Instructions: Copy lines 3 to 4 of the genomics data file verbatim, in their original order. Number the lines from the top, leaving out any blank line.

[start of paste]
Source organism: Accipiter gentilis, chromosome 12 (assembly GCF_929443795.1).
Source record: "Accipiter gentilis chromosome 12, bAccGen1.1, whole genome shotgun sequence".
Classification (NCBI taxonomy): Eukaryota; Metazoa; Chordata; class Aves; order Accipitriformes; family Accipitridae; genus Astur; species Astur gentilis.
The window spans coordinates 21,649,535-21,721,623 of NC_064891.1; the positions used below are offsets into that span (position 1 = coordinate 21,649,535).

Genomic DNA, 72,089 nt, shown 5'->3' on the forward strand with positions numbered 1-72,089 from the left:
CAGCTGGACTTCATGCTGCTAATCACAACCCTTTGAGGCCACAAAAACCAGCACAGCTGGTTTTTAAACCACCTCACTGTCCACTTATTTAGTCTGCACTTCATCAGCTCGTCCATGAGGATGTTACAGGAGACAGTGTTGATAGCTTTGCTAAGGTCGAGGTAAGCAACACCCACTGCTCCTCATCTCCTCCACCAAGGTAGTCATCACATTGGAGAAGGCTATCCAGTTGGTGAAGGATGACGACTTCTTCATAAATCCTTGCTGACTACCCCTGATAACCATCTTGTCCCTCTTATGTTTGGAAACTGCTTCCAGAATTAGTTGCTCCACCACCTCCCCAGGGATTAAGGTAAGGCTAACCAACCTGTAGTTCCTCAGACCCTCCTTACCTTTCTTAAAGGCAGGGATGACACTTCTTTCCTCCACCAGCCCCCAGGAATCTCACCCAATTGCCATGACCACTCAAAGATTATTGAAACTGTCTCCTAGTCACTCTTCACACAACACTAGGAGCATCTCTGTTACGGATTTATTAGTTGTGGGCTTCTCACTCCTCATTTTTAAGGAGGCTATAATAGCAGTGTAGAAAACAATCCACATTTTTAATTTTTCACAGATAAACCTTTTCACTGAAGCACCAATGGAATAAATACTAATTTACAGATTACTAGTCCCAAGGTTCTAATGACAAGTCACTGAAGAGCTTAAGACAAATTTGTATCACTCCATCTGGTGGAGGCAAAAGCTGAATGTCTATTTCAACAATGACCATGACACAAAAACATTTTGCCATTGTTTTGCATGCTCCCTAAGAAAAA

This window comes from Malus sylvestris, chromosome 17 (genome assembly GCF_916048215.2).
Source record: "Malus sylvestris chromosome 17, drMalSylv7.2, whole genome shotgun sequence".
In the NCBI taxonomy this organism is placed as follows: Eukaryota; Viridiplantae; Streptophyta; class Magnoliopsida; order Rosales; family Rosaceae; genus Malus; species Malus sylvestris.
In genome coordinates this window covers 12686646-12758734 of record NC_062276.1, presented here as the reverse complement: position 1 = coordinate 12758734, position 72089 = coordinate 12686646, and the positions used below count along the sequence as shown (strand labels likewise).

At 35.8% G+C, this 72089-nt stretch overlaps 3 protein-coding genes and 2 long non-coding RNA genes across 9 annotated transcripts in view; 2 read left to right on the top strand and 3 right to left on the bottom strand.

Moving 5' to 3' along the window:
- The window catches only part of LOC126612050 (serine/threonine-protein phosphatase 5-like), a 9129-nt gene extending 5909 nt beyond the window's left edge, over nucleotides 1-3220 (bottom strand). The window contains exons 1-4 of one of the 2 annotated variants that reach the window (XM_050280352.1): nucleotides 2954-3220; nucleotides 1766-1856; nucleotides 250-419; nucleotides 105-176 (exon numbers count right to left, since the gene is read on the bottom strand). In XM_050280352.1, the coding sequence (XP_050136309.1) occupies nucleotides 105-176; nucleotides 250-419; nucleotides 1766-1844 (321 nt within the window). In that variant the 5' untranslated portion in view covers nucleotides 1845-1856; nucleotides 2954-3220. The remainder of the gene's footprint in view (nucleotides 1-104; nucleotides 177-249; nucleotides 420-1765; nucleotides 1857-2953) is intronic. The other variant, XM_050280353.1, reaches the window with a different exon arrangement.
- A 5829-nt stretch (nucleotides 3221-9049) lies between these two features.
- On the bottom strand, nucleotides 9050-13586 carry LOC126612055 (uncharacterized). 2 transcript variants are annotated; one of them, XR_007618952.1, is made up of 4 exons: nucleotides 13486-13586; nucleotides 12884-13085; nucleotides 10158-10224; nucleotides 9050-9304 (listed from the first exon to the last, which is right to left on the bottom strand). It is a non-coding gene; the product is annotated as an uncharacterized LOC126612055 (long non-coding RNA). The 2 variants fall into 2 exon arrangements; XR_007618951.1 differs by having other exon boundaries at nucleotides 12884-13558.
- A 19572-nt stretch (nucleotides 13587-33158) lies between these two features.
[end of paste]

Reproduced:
Classification (NCBI taxonomy): Eukaryota; Metazoa; Chordata; class Aves; order Accipitriformes; family Accipitridae; genus Astur; species Astur gentilis.
The window spans coordinates 21,649,535-21,721,623 of NC_064891.1; the positions used below are offsets into that span (position 1 = coordinate 21,649,535).